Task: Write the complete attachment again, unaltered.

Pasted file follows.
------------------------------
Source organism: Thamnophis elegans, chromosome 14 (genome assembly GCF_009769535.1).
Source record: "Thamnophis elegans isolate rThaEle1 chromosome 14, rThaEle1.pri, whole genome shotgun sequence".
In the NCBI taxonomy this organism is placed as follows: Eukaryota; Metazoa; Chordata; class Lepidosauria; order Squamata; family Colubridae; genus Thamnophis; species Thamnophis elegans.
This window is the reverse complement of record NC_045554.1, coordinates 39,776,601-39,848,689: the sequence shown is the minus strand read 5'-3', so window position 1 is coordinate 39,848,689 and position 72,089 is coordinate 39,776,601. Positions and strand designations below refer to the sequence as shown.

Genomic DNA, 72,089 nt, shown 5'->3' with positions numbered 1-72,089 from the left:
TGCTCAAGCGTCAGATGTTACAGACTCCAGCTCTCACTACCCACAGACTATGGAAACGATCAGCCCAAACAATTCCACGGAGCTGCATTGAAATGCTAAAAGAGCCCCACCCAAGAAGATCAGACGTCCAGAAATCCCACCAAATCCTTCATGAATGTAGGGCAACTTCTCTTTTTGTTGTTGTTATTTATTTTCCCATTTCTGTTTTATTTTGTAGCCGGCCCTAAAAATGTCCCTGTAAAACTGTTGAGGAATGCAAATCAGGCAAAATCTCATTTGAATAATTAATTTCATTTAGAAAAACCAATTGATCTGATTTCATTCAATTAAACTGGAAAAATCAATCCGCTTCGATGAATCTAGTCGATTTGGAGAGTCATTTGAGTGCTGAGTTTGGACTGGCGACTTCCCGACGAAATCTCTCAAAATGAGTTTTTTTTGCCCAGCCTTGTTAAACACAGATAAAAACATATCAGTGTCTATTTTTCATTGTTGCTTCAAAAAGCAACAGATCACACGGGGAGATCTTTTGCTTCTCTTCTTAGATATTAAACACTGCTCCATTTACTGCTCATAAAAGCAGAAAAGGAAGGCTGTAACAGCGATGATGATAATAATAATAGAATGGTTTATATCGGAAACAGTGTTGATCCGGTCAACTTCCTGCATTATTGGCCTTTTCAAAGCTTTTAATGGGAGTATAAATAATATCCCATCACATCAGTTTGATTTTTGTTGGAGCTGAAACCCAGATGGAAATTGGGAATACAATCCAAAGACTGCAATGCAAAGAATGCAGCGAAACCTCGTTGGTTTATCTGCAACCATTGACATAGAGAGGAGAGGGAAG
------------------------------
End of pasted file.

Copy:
Source organism: Thamnophis elegans, chromosome 14 (genome assembly GCF_009769535.1).
Source record: "Thamnophis elegans isolate rThaEle1 chromosome 14, rThaEle1.pri, whole genome shotgun sequence".
In the NCBI taxonomy this organism is placed as follows: Eukaryota; Metazoa; Chordata; class Lepidosauria; order Squamata; family Colubridae; genus Thamnophis; species Thamnophis elegans.
This window is the reverse complement of record NC_045554.1, coordinates 39,776,601-39,848,689: the sequence shown is the minus strand read 5'-3', so window position 1 is coordinate 39,848,689 and position 72,089 is coordinate 39,776,601. Positions and strand designations below refer to the sequence as shown.

Genomic DNA, 72,089 nt, shown 5'->3' with positions numbered 1-72,089 from the left:
TGCTCAAGCGTCAGATGTTACAGACTCCAGCTCTCACTACCCACAGACTATGGAAACGATCAGCCCAAACAATTCCACGGAGCTGCATTGAAATGCTAAAAGAGCCCCACCCAAGAAGATCAGACGTCCAGAAATCCCACCAAATCCTTCATGAATGTAGGGCAACTTCTCTTTTTGTTGTTGTTATTTATTTTCCCATTTCTGTTTTATTTTGTAGCCGGCCCTAAAAATGTCCCTGTAAAACTGTTGAGGAATGCAAATCAGGCAAAATCTCATTTGAATAATTAATTTCATTTAGAAAAACCAATTGATCTGATTTCATTCAATTAAACTGGAAAAATCAATCCGCTTCGATGAATCTAGTCGATTTGGAGAGTCATTTGAGTGCTGAGTTTGGACTGGCGACTTCCCGACGAAATCTCTCAAAATGAGTTTTTTTTGCCCAGCCTTGTTAAACACAGATAAAAACATATCAGTGTCTATTTTTCATTGTTGCTTCAAAAAGCAACAGATCACACGGGGAGATCTTTTGCTTCTCTTCTTAGATATTAAACACTGCTCCATTTACTGCTCATAAAAGCAGAAAAGGAAGGCTGTAACAGCGATGATGATAATAATAATAGAATGGTTTATATCGGAAACAGTGTTGATCCGGTCAACTTCCTGCATTATTGGCCTTTTCAAAGCTTTTAATGGGAGTATAAATAATATCCCATCACATCAGTTTGATTTTTGTTGGAGCTGAAACCCAGATGGAAATTGGGAATACAATCCAAAGACTGCAATGCAAAGAATGCAGCGAAACCTCGTTGGTTTATCTGCAACCATTGACATAGAGAGGAGAGGGAAG